The Acting Secretary of State to Minister O’Brien.

No. 23.]

Sir: I have to acknowledge the receipt of your dispatch No. 77, of the 20th ultimo, in regard to the dress of diplomatic representatives of the United States on official occasions.

I inclose for your information and in answer to your dispatch a copy of an instruction to the ambassador at St. Petersburg on this subject.

I am, sir, etc.,

Robert Bacon.
[Inclosure.]

The Acting Secretary of State to Ambassador Tower.

No. 87.]

Sir: I have received your dispatch No. 83 of the 28th ultimo, in further relation to the subject of your No. 29 of the 22d of April last, wherein you reported upon an arrangement proposed to be established in connection with official ceremonies at the imperial court, whereby a special court costume is to be prescribed and worn by distinguished foreigners and by diplomatic representatives who have no uniform.

The department has always distinguished between a “uniform” and a court dress conforming to local custom. A uniform serves to show the branch of public [Page 528]service to which the wearer belongs and also the rank or grade held by him therein. A court dress, denoting no public office or function, when worn by ununiformed functionaries and private citizens alike without any indication of individual rank or precedence, is in no sense a “uniform,” and is not obnoxious to the statutory prohibition. Having in view the usage of several European courts where, in the absence of a characteristic uniform an appropriate general court costume may be prescribed to be worn at official functions, the department, by paragraph 67 of the Personal Instructions which you quote, has authorized the wearing of locally appropriate court costume upon suitable occasion.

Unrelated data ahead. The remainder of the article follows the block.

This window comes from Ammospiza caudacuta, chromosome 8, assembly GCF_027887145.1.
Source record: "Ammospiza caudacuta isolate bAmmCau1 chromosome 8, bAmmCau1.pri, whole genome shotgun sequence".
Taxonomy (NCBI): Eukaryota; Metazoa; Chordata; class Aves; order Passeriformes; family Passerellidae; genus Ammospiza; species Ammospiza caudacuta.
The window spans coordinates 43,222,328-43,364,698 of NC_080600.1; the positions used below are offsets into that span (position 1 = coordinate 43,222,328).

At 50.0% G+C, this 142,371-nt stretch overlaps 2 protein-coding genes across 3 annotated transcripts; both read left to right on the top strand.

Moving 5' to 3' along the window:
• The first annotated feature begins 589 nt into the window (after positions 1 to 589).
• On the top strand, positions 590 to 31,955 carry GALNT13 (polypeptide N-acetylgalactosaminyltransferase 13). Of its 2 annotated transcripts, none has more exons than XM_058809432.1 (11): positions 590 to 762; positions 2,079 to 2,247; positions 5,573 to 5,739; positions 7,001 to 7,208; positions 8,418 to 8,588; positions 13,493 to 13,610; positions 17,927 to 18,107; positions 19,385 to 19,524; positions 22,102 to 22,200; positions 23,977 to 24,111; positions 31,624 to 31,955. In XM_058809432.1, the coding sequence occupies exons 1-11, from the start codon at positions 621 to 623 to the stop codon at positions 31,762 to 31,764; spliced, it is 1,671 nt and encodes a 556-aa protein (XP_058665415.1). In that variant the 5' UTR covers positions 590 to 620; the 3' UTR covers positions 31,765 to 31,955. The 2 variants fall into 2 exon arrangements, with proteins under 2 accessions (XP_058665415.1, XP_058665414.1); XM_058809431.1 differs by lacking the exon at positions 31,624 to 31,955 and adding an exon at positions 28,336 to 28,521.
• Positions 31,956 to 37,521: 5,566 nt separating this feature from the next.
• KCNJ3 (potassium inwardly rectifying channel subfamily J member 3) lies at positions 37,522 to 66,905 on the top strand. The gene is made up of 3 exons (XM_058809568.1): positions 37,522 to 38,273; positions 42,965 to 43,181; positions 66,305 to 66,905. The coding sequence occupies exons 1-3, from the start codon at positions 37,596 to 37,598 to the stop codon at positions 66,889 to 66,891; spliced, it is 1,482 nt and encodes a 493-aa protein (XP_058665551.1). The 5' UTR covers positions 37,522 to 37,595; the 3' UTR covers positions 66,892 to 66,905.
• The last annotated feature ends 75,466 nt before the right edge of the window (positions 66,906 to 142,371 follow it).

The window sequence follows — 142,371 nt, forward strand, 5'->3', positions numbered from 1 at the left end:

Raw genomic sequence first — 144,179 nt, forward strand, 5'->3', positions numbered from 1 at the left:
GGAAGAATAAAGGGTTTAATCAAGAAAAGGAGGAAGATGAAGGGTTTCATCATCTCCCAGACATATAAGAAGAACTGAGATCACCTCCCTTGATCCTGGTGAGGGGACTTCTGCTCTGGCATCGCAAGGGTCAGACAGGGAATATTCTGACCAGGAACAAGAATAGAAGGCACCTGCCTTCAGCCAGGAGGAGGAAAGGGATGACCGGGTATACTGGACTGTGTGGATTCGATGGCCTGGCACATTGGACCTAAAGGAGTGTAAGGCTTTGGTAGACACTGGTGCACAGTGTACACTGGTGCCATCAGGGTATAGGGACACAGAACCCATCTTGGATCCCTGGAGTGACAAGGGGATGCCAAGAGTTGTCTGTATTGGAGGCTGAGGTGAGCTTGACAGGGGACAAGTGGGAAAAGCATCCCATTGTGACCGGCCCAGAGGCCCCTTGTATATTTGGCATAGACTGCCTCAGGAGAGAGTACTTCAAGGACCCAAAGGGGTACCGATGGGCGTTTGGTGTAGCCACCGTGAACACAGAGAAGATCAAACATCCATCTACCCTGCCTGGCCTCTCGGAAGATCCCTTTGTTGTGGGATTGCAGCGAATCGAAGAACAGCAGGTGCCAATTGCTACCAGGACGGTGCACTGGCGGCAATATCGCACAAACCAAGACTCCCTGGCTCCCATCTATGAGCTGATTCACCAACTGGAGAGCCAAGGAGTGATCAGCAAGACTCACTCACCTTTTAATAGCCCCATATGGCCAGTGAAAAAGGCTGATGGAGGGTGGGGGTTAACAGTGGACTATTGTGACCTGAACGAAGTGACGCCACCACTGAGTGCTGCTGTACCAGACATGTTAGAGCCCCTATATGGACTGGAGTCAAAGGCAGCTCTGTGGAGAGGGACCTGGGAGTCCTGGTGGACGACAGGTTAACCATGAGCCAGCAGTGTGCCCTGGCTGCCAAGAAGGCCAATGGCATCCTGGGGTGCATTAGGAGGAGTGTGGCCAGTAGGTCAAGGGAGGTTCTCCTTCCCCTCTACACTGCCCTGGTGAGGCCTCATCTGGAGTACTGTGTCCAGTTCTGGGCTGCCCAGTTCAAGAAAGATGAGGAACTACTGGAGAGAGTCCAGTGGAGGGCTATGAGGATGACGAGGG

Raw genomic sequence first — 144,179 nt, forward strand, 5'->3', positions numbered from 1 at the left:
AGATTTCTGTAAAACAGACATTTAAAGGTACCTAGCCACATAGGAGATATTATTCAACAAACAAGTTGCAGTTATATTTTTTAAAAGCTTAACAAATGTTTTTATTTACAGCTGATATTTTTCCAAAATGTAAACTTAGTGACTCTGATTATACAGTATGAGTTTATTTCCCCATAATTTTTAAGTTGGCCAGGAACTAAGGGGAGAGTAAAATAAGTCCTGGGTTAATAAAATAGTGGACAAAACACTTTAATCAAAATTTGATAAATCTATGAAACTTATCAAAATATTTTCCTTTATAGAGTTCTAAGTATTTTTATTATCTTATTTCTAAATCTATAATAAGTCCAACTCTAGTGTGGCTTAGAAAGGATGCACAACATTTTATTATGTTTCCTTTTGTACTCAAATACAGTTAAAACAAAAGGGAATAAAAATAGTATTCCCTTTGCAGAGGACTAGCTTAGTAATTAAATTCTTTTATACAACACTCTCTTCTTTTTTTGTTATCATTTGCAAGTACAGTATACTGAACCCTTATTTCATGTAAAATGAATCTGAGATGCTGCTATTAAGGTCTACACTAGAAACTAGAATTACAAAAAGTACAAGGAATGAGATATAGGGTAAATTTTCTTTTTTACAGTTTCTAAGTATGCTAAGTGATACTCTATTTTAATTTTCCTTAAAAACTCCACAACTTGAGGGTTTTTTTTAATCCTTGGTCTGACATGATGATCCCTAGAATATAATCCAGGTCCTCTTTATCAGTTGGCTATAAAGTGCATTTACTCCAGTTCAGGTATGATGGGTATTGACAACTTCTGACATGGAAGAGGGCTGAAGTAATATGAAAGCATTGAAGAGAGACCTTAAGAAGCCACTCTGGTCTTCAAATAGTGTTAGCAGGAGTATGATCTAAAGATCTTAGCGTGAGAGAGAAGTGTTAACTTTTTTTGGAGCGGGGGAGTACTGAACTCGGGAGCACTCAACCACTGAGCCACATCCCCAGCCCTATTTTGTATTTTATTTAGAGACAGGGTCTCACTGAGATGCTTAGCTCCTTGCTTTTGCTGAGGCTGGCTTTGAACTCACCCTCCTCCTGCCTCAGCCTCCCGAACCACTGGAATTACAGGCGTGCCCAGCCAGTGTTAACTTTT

The suggestion reported in your No. 29, as having been put forth by the Russian minister for foreign affairs, appears to be designed to supply the omission hitherto of a prescribed court dress for the imperial court. In principle it is entirely unobjectionable. In practice, the nature of the costume appears, to judge from your statements, to call for special consideration, having in view the exceptional character of the Russian climate. Your suggestions in this regard appear to have been practical and have commended themselves to the good judgment of Count Mouravieff. If I were to be invited to make any comment, it would be that a distinction might be made between daylight and evening functions, assigning to each a costume fitted to the occasion. In ordinary social use, the frock coat is worn by day, the dress coat by night. In the public usage of this capital, as for instance at the audience of a uniformed minister, which takes place in the daytime, a frock coat is admitted as appropriate to the hour and place. The usage of this capital runs against wearing evening dress by daylight, but it is understood that in other countries, as in France, evening dress is worn on ceremonial occasions in the daytime by high officers whose rank and station have no distinguishing uniform.

With these remarks, the matter is left to your own good judgment, in the belief that it may not be difficult for you and the minister for foreign affairs, aided by the advice of the grand master of ceremonies, to agree upon an evening “court dress” to be worn on occasion of court ceremonial by all foreign participants not using a uniform denoting an organized public service and their rank in such service; and to prescribe in addition some modification thereof suitable for daylight or open-air functions.

I am, sir, etc.,

Alvey A. Adee.